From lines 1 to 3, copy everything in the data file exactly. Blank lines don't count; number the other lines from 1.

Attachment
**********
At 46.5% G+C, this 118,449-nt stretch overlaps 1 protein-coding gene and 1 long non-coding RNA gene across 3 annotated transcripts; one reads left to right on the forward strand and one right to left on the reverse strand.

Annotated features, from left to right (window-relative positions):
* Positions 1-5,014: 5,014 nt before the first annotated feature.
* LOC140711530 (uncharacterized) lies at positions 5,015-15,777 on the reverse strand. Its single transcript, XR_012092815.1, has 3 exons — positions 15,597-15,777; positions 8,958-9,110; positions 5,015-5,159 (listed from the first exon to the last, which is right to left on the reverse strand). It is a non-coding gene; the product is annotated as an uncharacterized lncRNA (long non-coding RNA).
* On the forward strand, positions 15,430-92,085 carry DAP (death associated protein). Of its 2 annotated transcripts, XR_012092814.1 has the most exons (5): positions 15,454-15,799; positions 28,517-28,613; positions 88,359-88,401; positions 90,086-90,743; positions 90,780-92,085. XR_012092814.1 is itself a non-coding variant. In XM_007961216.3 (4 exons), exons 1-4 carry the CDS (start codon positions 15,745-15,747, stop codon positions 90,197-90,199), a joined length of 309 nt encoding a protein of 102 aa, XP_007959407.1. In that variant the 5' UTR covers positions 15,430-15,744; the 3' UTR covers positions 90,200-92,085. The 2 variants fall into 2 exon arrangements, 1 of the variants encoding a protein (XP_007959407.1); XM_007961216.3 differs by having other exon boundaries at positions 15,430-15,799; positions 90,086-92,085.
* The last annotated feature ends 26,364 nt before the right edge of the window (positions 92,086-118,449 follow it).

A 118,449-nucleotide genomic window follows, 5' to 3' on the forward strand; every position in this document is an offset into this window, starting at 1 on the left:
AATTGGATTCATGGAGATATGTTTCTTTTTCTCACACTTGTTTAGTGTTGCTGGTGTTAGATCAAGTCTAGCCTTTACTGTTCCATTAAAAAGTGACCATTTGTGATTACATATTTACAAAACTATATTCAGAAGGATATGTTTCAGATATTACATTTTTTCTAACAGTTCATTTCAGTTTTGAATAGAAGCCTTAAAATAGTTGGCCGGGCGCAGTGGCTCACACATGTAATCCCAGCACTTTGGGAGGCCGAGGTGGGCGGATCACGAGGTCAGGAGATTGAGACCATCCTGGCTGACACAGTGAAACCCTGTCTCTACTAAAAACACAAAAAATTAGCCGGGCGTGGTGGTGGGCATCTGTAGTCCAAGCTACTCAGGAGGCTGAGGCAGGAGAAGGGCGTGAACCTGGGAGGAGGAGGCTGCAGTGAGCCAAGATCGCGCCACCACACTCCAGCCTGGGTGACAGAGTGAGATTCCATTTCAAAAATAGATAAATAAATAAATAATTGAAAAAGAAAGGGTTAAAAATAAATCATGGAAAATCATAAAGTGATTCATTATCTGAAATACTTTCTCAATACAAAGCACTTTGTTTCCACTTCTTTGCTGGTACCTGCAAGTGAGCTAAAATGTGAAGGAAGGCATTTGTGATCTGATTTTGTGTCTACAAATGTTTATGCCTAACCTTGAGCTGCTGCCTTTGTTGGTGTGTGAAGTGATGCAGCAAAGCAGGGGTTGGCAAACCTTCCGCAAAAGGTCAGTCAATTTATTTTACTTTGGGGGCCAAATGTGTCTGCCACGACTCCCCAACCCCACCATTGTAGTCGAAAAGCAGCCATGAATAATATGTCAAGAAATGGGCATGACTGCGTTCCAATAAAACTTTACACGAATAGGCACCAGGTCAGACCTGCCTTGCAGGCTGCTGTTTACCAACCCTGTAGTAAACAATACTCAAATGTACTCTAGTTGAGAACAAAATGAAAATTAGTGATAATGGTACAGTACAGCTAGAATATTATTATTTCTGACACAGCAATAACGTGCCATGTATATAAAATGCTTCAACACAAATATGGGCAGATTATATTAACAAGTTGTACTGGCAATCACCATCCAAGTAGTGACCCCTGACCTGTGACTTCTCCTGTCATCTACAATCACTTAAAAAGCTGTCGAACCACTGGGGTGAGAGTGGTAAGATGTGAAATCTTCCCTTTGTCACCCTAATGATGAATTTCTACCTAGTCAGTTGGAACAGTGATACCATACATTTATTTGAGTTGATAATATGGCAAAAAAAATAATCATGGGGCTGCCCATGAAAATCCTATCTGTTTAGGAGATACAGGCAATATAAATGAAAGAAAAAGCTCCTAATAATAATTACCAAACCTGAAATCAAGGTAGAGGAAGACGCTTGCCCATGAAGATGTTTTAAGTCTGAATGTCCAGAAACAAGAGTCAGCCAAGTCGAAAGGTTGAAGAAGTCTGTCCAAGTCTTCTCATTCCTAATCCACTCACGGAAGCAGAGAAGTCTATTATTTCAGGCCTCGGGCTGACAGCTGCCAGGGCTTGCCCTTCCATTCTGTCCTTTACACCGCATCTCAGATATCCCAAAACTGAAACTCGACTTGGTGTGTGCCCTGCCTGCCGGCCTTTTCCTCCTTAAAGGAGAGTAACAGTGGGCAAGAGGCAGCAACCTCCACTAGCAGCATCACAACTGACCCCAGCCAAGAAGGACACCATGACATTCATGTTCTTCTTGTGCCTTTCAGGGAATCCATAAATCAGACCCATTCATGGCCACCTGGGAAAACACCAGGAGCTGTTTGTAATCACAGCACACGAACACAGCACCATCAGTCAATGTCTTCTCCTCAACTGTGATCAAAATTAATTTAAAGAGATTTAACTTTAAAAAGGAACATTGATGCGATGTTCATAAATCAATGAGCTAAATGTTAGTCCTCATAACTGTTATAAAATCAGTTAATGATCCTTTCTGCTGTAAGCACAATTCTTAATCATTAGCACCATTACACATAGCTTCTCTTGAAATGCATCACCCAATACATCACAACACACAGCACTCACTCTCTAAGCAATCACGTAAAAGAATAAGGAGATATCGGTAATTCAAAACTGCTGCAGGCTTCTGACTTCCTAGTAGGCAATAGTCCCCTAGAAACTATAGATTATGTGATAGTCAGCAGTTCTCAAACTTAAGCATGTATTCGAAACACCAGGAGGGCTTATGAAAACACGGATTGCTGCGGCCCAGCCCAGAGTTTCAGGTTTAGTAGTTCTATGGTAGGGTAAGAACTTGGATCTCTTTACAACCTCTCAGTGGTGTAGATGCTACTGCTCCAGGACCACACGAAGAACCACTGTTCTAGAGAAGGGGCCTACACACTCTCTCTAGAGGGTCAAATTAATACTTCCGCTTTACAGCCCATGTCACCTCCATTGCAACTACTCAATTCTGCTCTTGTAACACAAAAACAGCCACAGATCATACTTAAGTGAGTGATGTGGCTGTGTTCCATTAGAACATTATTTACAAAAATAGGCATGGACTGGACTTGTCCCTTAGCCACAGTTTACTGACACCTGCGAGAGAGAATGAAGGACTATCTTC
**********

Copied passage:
At 46.5% G+C, this 118,449-nt stretch overlaps 1 protein-coding gene and 1 long non-coding RNA gene across 3 annotated transcripts; one reads left to right on the forward strand and one right to left on the reverse strand.

Annotated features, from left to right (window-relative positions):
* Positions 1-5,014: 5,014 nt before the first annotated feature.